Last week I wrote about Apple’s new default encryption policy for iOS 8. Since that piece was intended for general audiences I mostly avoided technical detail. But since some folks (and apparently the Washington Post!) are still wondering about the nitty-gritty details of Apple’s design, I thought it might be helpful to sum up what we know and noodle about what we don’t.
Nice explanation of how Apple has secured the iPhone. No backdoors. Apple holds no keys. The phone takes your password, mixes it with a specific number for each phone (UID), and runs it through a slow derivation function to get the passkey used for all on phone encryption. What does the slow derivation function do?
The Apple Key Derivation function ‘tangles’ the password with the UID key by running both through PBKDF2-AES — with an iteration count tuned to require about 80ms on the device itself.** The result is the ‘passcode key’. That key is then used as an anchor to secure much of the data on the phone.
Apple used a dedicated line on the chip to put the key into the secure enclave. Software can put it in when you change a password but cannot extract it out. The only thing that can be done is to brute force the password by trying every single combination.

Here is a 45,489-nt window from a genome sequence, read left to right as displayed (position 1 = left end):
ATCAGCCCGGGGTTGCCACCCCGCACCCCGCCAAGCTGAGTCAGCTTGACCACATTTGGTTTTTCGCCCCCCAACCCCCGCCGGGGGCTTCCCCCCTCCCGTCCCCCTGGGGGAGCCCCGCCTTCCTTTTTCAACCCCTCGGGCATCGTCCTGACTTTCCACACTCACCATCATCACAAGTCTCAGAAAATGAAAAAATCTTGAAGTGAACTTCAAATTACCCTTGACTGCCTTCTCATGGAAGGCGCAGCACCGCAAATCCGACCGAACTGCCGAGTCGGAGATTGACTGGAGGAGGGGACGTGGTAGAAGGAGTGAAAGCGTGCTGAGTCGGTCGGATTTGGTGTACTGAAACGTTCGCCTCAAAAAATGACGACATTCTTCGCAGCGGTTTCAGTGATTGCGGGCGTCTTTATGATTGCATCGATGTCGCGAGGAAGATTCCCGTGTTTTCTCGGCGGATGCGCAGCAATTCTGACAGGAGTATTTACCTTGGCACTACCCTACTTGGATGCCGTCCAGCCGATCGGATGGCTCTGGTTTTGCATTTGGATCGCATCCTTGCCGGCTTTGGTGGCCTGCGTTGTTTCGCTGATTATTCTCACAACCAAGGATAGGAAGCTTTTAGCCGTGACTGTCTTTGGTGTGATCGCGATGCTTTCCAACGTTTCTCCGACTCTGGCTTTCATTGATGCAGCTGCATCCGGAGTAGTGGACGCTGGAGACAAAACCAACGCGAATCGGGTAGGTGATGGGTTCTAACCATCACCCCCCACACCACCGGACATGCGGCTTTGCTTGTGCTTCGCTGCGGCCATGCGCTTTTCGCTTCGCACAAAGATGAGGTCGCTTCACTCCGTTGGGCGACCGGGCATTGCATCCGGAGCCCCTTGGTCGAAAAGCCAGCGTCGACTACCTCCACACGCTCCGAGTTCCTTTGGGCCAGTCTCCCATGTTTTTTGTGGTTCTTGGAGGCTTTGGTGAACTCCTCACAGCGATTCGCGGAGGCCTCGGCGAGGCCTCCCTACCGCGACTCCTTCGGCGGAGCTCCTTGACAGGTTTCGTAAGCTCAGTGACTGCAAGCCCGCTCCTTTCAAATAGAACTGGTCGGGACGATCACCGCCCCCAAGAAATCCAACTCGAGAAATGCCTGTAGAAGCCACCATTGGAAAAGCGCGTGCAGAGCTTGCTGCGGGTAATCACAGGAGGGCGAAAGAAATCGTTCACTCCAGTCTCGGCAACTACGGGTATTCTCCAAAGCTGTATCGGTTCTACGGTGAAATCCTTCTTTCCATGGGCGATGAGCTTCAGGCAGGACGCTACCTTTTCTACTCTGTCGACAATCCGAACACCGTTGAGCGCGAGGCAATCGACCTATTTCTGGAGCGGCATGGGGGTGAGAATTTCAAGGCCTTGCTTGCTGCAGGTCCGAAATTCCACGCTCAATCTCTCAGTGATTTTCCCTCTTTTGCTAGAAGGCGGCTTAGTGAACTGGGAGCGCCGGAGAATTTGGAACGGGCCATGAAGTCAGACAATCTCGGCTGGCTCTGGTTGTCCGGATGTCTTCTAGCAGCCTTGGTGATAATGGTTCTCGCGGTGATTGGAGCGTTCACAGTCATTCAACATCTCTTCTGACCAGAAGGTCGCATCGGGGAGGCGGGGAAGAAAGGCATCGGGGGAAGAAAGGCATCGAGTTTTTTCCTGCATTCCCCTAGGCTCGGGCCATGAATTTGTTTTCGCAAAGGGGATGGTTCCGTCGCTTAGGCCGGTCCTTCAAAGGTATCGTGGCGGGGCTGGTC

Now, normally, the authorities can use a class F supercomputer, capable of trying a billion passwords a second. This means that even if your password mixed lower case, upper case and special symbols and was 8 characters in length – 96 possible characters and a whopping 7.2 quadrillion possible combinations – the class F could find it in less than 3 months.
The authorities know that any phone they want to crack can be with a brute force approach. Well, that used to be true.
See that 80 ms requirement. Since the only thing to do is brute force the password, that 80 ms becomes important, as I wrote before. It slows down even the Class F. Instead of a billion tries a second, it can only do 12.5.
This means that even an 8 digit passcode using only numbers would now take 3 months. Instead of instantly.
Before, they could just ask Apple to crack it for them. Because it held a backdoor key. But now Apple no longer can do that.
It means that pretty much no one can get the data off your phone, especially if you use even a simple password with 6-8 characters.
And Apple lets you use a passcode up to 37 characters long.
The only way to get an iPhone cracked is to get a warrant requiring the owner to open it. No more being able to use a third party to do it for the authorities.
So we are back to what used to be the status quo.